The Industrial Revolution Of The 19th Century

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The 19th century brought about a time of rapid industrialization and social change for Europe. With the advancement of the Industrial Revolution came a new class of poor, urban factory workers, forced to toil under brutal conditions for meager pay. On the other side of the ever-widening wealth gap lay the new aristocracy: the landowners and the business owners that controlled the means of production. Karl Marx, a revolutionary socialist thinker, and his colleague Friedrich Engels watched as the proletariat fell to its knees, bent over before the bourgeoise and begging for mercy. Marx and Engels responded to the pleas of the exploited working class with the publishing of the Communist Manifesto. It spoke of the booming urban population, the boundless metropolitan poverty, and the outrageous social inequalities. The manifesto was simply a reaction to the class struggle between the rich and the poor, the Have’s and the Have-Not’s. It was a call to action to end the exploitation of the proletariat, to overthrow the capitalists and create a perfect communist society.
The Industrial Revolution of the 19th century gave the societies of European states a new appearance by bringing about rapid transformation in both the workplace and the household. Before the eighteenth century most people lived in rural, parochialist farmlands that were spread thin across Europe’s agricultural landscape. Most work was done in either the aforementioned farmlands or in small shops. However, the development of industry and urbanization changed this. The industrializing west of Europe had the largest population increases, with the populace surging by 10 million in just 50 years. The once small town of Manchester represents perfectly the quintessential indust...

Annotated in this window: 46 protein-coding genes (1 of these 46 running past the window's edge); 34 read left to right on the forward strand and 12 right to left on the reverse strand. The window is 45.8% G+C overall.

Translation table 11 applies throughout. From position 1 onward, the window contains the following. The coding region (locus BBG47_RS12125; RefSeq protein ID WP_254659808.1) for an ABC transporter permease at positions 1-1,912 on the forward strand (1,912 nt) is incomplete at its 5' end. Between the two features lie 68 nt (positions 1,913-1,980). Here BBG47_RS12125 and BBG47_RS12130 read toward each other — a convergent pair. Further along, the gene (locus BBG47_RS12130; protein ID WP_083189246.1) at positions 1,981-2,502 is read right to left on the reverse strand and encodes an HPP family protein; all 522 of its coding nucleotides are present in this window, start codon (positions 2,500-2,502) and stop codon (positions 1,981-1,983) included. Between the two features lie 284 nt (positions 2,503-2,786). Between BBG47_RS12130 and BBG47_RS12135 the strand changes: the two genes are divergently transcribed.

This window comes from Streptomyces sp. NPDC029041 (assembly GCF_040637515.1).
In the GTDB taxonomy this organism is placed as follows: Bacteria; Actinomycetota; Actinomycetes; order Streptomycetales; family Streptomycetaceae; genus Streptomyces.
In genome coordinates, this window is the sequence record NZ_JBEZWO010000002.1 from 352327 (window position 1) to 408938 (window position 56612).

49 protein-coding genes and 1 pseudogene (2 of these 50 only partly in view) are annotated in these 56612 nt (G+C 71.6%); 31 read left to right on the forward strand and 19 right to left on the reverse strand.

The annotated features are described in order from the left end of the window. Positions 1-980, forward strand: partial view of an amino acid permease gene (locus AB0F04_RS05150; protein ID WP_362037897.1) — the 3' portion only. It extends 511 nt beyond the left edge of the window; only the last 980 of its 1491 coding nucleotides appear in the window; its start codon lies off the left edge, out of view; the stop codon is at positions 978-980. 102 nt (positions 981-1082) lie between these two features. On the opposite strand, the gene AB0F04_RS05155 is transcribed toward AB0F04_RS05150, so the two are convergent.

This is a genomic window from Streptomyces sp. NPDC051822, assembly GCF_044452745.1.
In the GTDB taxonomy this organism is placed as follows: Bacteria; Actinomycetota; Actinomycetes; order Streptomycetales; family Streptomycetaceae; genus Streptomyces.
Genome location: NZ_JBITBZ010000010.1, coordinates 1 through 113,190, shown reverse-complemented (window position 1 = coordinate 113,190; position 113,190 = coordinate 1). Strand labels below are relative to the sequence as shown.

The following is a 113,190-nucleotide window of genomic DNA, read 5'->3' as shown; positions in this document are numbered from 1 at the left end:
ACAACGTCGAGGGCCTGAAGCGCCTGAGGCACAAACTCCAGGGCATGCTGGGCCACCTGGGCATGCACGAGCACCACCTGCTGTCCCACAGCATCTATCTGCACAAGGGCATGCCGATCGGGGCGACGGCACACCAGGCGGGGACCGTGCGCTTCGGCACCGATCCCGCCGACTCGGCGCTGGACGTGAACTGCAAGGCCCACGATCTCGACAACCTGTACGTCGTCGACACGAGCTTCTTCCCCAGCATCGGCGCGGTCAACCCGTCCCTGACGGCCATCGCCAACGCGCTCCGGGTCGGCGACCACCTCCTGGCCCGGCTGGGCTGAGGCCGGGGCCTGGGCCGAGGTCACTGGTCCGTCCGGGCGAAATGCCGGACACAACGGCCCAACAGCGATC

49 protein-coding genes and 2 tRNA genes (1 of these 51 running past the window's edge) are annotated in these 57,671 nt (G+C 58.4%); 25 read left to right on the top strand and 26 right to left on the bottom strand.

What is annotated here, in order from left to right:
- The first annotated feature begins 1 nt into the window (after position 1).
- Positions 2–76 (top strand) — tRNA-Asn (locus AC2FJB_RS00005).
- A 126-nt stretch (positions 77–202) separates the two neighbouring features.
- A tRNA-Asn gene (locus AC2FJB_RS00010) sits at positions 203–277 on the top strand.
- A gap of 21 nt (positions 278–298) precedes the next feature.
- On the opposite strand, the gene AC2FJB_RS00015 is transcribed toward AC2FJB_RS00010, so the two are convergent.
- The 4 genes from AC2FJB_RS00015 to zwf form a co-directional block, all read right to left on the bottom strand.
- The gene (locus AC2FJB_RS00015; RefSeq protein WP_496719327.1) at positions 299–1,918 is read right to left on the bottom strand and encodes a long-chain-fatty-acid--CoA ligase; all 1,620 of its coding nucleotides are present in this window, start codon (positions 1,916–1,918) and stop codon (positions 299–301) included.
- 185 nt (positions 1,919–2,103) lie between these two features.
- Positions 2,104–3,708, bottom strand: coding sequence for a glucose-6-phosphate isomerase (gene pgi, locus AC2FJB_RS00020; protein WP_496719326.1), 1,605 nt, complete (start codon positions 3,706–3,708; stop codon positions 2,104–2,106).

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... while the number of university students in Russia in the 1840’s was 4,600 out of a population of 50 million. A simple inability to pay for schooling was not the sole reason for the significant lack of European students, rather, children of working class families spent most of each day laboring in factories to contribute to their family’s income.
The Communist Manifesto is, at its core, a call for the workers of the world to unite. Simply by being apart of European society during the 19th century, both Karl Marx and Friedrich Engels witnessed the oppression felt by the working class. Their manifesto offered the vision of a new way of life, where there is an equal distribution of wealth along with economic and social equality for its citizens. They rejected the capitalist system, where the working class’ worth is measured only in the quantity of goods it can produce.
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